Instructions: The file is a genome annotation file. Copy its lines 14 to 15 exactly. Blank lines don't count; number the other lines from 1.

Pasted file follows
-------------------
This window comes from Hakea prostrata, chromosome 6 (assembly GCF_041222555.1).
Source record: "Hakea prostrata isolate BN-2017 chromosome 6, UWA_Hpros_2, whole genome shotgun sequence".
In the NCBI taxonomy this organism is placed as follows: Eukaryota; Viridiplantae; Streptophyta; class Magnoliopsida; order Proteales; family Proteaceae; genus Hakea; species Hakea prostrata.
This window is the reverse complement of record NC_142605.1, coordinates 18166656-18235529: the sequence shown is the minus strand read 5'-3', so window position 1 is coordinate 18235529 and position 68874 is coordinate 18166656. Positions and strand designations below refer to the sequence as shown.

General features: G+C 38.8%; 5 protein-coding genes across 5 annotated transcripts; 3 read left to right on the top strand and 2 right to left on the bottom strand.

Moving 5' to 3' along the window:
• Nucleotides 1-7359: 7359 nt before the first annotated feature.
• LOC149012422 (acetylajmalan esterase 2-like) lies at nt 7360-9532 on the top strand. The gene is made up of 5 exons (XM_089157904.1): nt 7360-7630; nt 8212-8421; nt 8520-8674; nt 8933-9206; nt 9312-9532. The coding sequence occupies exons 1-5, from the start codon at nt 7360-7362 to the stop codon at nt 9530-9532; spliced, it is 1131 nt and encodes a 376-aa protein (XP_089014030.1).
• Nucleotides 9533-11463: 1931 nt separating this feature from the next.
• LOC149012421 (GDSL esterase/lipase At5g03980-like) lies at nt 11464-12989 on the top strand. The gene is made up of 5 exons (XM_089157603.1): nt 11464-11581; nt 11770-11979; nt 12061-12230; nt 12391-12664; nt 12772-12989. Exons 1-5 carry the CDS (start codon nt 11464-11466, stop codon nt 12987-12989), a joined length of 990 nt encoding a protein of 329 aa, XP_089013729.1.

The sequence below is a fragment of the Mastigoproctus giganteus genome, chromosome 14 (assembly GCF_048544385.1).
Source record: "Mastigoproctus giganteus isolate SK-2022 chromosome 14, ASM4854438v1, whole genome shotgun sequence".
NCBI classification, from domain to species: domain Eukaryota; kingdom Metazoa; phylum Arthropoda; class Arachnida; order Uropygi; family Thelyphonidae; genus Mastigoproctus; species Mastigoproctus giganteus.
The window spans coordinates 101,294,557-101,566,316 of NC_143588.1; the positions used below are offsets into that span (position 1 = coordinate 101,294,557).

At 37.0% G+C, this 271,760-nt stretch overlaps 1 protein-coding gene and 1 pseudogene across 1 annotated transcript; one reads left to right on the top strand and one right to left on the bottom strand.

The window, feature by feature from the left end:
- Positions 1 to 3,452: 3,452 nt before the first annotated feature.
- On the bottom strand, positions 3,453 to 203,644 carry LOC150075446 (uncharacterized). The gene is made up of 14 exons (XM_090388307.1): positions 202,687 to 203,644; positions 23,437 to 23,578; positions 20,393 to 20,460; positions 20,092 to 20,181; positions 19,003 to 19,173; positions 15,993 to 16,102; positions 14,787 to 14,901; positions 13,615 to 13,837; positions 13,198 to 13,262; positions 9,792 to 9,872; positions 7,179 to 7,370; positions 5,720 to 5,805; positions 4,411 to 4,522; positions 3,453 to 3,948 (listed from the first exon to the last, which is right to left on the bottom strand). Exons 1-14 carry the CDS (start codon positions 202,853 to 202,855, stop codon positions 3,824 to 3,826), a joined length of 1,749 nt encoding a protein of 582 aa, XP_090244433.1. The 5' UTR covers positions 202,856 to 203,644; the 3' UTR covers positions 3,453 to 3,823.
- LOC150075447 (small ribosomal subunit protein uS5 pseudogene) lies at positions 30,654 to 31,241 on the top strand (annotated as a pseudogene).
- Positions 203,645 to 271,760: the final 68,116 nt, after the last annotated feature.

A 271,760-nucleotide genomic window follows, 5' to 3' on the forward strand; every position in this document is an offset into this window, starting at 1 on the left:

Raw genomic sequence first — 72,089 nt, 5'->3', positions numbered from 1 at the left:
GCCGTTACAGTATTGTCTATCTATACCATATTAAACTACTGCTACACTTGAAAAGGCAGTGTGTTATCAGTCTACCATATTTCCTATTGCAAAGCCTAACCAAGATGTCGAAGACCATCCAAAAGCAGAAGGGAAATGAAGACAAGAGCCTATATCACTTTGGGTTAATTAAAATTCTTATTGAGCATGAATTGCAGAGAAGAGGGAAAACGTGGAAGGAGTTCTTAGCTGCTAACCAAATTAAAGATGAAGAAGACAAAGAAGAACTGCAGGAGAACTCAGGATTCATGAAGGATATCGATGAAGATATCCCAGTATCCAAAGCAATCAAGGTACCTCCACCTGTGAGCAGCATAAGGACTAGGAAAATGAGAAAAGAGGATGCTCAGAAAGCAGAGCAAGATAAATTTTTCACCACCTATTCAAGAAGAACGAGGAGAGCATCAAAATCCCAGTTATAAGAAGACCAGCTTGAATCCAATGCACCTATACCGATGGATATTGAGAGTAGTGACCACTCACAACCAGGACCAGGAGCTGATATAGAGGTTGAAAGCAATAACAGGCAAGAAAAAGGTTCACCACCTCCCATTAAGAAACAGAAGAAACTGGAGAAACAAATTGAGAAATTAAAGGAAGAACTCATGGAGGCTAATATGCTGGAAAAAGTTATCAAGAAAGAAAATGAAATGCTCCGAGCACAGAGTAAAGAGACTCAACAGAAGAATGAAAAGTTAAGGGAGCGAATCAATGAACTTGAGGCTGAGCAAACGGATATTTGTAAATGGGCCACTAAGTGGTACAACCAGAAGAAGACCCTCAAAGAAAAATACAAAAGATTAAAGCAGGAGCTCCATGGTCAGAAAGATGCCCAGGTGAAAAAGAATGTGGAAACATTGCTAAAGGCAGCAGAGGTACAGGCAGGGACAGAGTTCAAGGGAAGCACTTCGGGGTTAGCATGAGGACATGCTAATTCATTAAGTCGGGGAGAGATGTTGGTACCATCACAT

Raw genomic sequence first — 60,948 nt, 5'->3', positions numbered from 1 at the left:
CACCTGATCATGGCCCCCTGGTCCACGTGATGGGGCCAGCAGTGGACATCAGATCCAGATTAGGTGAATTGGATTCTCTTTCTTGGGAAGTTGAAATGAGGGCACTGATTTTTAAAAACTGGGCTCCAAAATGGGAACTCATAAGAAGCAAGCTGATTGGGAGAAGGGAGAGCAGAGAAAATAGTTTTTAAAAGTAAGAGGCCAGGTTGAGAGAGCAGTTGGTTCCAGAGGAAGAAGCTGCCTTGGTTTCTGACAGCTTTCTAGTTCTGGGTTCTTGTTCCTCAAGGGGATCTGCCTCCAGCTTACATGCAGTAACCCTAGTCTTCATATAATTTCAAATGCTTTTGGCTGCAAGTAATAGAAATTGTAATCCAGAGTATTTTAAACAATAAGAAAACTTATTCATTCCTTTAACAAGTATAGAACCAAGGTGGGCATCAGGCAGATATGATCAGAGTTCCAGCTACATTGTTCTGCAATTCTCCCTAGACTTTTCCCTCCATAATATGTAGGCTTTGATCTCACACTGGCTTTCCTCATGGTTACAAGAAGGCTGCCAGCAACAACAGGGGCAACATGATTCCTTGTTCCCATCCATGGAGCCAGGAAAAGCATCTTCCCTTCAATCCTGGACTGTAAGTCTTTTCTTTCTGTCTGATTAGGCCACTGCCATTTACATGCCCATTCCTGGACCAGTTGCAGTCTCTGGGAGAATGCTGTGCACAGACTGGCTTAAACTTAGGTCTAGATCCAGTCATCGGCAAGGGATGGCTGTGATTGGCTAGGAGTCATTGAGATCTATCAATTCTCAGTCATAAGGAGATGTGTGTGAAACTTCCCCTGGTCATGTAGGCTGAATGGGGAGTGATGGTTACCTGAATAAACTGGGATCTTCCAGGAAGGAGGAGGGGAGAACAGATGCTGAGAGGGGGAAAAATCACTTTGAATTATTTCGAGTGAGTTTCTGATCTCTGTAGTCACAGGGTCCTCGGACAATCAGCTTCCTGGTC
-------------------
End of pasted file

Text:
The window spans coordinates 101,294,557-101,566,316 of NC_143588.1; the positions used below are offsets into that span (position 1 = coordinate 101,294,557).

At 37.0% G+C, this 271,760-nt stretch overlaps 1 protein-coding gene and 1 pseudogene across 1 annotated transcript; one reads left to right on the top strand and one right to left on the bottom strand.